What’s an arts market?
Arts and crafts shopping outside
By Heidi Masek firstname.lastname@example.org
Katy Brown thinks Concord needs an arts market. It seems like a simple enough concept. Bring in some artists and artisans to sell their wares weekly, similar to a farmers’ market.
Brown started creating handbags as muchacha K about four years after she “retired” from theatrical pursuits, she said. (Her undergraduate degree is in theater and anthropology.) Brown said she enjoys the three-dimensional design aspect of handbags. She sells her wares at arts markets across the region, including New York and most recently Somerville, Mass.
Brown has a sewing studio at 88 North Main St. in Concord. About a year a half ago, she hatched an idea for a Concord Arts Market. Organizing one was slow-going, so instead she opened a shop in her studio called Speakeasy, representing work from about 15 other regional artists.
Now it looks like the Concord Arts Market is much closer to becoming a reality, and Brown has closed Speakeasy to concentrate on the market.
By chance, she ran into state senator Sylvia Larsen, “and it just so happened that she liked the idea.” Larsen put Brown in touch with the state property management office to find state-controlled space in the capital city. “She just really wanted to see it happen. So she did what she could to get me connected to people,” Brown said. Brown needed to figure out permits, find out who owns the space, establish insurance and other details to run an outdoor market.
Brown’s goal is 30 vendors each week — some regulars and some rotating. The Concord Farmers’ Market is scheduled from 8:30 a.m. until noon on Saturdays from June through October, on Capitol Street. The Concord Arts Market will, in theory, overlap that, with a target time frame of 10 a.m. to 4 p.m. nearby at 27 North State St., the parking lot of Laconia Savings Bank. It’s owned by the state’s Department of Justice.
Brown and a few interested folks are organizing a fall 2008 preview tentatively set for Sept. 20, 27 and Oct. 4. She needs to confirm a 2009 schedule with the state.
Brown was the market manager for the South End Open Market in Boston for a year, where she “definitely learned about dealing with different personalities,” she says. SOWA averaged 70 to 100 vendors per week. She and one other person were in charge of setup. She discovered the need to try to keep everyone happy when things could get stressful. From the market director, she learned when dealing with city officials or landlords to be polite and persistent, she said.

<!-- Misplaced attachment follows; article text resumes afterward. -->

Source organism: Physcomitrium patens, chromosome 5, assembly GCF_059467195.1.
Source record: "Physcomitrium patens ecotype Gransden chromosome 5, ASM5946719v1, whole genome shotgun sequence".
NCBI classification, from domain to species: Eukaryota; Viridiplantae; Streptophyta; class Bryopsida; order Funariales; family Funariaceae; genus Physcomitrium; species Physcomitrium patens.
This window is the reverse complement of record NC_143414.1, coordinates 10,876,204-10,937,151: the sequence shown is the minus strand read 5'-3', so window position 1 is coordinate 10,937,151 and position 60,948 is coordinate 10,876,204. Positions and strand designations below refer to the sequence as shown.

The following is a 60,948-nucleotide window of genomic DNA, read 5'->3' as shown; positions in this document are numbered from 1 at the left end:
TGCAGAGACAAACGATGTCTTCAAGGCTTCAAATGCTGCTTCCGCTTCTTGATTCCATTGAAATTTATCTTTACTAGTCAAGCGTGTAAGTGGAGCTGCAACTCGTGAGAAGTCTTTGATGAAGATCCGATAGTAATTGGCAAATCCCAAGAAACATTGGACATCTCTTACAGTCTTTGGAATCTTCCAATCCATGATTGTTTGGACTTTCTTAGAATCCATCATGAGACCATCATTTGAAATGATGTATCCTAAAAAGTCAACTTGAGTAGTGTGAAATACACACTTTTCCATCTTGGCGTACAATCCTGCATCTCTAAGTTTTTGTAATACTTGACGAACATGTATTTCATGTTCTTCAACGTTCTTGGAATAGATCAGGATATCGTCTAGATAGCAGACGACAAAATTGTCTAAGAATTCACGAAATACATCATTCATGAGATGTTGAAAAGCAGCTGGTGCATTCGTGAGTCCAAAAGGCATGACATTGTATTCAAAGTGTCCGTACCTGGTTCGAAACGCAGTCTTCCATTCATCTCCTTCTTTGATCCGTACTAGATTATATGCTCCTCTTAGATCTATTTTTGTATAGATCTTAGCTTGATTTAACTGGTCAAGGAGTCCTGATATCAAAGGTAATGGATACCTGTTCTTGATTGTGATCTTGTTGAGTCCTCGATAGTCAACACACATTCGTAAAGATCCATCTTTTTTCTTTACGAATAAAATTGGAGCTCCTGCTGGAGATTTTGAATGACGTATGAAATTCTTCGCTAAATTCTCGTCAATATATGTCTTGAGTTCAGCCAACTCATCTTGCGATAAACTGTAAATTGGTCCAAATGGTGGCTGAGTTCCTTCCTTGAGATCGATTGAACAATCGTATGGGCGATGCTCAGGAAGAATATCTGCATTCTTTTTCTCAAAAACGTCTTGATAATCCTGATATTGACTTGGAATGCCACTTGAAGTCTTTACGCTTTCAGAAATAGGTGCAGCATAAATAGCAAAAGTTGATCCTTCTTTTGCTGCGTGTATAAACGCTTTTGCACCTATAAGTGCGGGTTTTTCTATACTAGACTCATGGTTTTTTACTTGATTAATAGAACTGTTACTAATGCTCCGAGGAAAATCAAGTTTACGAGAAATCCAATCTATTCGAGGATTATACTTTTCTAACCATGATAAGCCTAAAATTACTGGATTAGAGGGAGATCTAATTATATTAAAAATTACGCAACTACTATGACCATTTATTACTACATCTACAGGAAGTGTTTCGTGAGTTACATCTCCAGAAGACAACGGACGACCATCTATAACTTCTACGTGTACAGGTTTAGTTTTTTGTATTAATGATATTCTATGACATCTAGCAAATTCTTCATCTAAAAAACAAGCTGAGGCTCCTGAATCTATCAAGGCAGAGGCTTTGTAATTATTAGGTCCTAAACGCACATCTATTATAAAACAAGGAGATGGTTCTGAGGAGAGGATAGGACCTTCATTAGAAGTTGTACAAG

SOWA (www.southendopenmarket.com) has been going on weekly for about five years in an area that formerly had a rough reputation. The market became a visible community event that “helps give people a different impression of that neighborhood,” Brown said.
Brown also hopes the Concord Arts Market will help stimulate downtown business. Not everyone realizes businesses are staying open on weekends these days in Concord. From her studio window, she said, “I see people walking around on weekends quite a lot, actually now.”
Her father also owns Madeleine’s pastry shop downtown, but that’s not why she’s interested in promoting the district. She knows people looking for weekend happenings and she thinks Concord has a nice downtown area. “I’d like to see more people using it,” she said. She also thinks a market would be another good walking destination.
“I think really the size of downtown is perfect for a walking culture to be cultivated,” she said.
Brown is interested in connecting the market with local visual and performing arts groups. She’s seeking assistance from a small rotating committee of artists, and community members if some are interested, to help choose vendors. “I don’t want the market to be a reflection of what I personally like or don’t like. I want it to be a reflection of what the community wants to see there and what local artists participating want,” Brown said.
Vendors will pay $30 per week for a 10-foot by 10-foot space, and a maximum of two people can share a booth. They will need to provide their own tents and tables.
The official description of the Concord Arts Market makes clear that it’s not a flea market. “We do have a lot of great flea markets in New England. I think that market’s been addressed. I think it’s important to make that distinction,” she said.
Brown doesn’t know if the Concord Art Market vendors will be selling locally made food products. For one thing, she would need to find out about permitting. Also, she doesn’t want to compete with the farmers’ market.
Boston Handmade’s Web site (bostonhandmade.org) includes a blog where vendors post what they are working on. Brown said she’s planning a vendors’ page for www.concordartsmarket.com.
Brown is currently working on a master’s degree in library science, interning at the New Hampshire Supreme Court Law Library, and working as a paralegal while running her muchacha K business.
As for the arts market, Brown said, “The whole point of doing this is to support local artists.”.